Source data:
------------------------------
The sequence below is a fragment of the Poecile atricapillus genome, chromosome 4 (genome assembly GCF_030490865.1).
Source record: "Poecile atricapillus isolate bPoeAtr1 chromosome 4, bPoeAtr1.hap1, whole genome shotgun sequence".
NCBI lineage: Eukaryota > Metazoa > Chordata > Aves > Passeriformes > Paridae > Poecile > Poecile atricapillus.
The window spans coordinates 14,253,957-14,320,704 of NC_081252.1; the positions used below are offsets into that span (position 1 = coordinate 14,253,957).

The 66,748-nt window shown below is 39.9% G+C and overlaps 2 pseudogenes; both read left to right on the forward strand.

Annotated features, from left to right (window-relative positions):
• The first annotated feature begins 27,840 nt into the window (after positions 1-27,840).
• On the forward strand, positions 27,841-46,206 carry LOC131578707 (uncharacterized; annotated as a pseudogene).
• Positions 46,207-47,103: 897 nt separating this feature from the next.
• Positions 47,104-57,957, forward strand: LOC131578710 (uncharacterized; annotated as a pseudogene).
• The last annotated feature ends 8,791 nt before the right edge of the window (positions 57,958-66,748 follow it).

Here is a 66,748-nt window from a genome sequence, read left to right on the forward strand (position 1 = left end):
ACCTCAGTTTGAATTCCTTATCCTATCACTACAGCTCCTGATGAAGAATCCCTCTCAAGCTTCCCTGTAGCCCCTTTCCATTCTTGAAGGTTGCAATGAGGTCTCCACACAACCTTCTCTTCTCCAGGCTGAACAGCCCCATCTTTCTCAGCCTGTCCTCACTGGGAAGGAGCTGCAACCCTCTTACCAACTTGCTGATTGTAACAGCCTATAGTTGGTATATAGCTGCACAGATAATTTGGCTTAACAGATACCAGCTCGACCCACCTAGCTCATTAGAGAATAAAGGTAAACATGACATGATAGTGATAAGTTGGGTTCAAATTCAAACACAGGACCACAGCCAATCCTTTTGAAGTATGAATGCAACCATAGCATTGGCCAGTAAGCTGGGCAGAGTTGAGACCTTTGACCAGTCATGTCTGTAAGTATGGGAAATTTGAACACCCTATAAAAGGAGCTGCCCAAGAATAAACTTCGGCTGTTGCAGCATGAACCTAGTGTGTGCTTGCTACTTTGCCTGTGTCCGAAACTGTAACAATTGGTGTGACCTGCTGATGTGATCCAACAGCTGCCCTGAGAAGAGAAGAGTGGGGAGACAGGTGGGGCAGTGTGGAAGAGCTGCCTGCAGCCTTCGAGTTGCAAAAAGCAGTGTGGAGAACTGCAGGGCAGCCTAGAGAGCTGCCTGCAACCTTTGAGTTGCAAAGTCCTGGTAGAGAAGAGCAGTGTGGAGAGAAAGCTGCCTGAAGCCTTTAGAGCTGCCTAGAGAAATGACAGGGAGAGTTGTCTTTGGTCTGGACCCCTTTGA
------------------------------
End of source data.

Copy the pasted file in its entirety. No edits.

The sequence below is a fragment of the Poecile atricapillus genome, chromosome 4 (genome assembly GCF_030490865.1).
Source record: "Poecile atricapillus isolate bPoeAtr1 chromosome 4, bPoeAtr1.hap1, whole genome shotgun sequence".
NCBI lineage: Eukaryota > Metazoa > Chordata > Aves > Passeriformes > Paridae > Poecile > Poecile atricapillus.
The window spans coordinates 14,253,957-14,320,704 of NC_081252.1; the positions used below are offsets into that span (position 1 = coordinate 14,253,957).

The 66,748-nt window shown below is 39.9% G+C and overlaps 2 pseudogenes; both read left to right on the forward strand.

Annotated features, from left to right (window-relative positions):
• The first annotated feature begins 27,840 nt into the window (after positions 1-27,840).
• On the forward strand, positions 27,841-46,206 carry LOC131578707 (uncharacterized; annotated as a pseudogene).
• Positions 46,207-47,103: 897 nt separating this feature from the next.
• Positions 47,104-57,957, forward strand: LOC131578710 (uncharacterized; annotated as a pseudogene).
• The last annotated feature ends 8,791 nt before the right edge of the window (positions 57,958-66,748 follow it).

Here is a 66,748-nt window from a genome sequence, read left to right on the forward strand (position 1 = left end):
ACCTCAGTTTGAATTCCTTATCCTATCACTACAGCTCCTGATGAAGAATCCCTCTCAAGCTTCCCTGTAGCCCCTTTCCATTCTTGAAGGTTGCAATGAGGTCTCCACACAACCTTCTCTTCTCCAGGCTGAACAGCCCCATCTTTCTCAGCCTGTCCTCACTGGGAAGGAGCTGCAACCCTCTTACCAACTTGCTGATTGTAACAGCCTATAGTTGGTATATAGCTGCACAGATAATTTGGCTTAACAGATACCAGCTCGACCCACCTAGCTCATTAGAGAATAAAGGTAAACATGACATGATAGTGATAAGTTGGGTTCAAATTCAAACACAGGACCACAGCCAATCCTTTTGAAGTATGAATGCAACCATAGCATTGGCCAGTAAGCTGGGCAGAGTTGAGACCTTTGACCAGTCATGTCTGTAAGTATGGGAAATTTGAACACCCTATAAAAGGAGCTGCCCAAGAATAAACTTCGGCTGTTGCAGCATGAACCTAGTGTGTGCTTGCTACTTTGCCTGTGTCCGAAACTGTAACAATTGGTGTGACCTGCTGATGTGATCCAACAGCTGCCCTGAGAAGAGAAGAGTGGGGAGACAGGTGGGGCAGTGTGGAAGAGCTGCCTGCAGCCTTCGAGTTGCAAAAAGCAGTGTGGAGAACTGCAGGGCAGCCTAGAGAGCTGCCTGCAACCTTTGAGTTGCAAAGTCCTGGTAGAGAAGAGCAGTGTGGAGAGAAAGCTGCCTGAAGCCTTTAGAGCTGCCTAGAGAAATGACAGGGAGAGTTGTCTTTGGTCTGGACCCCTTTGA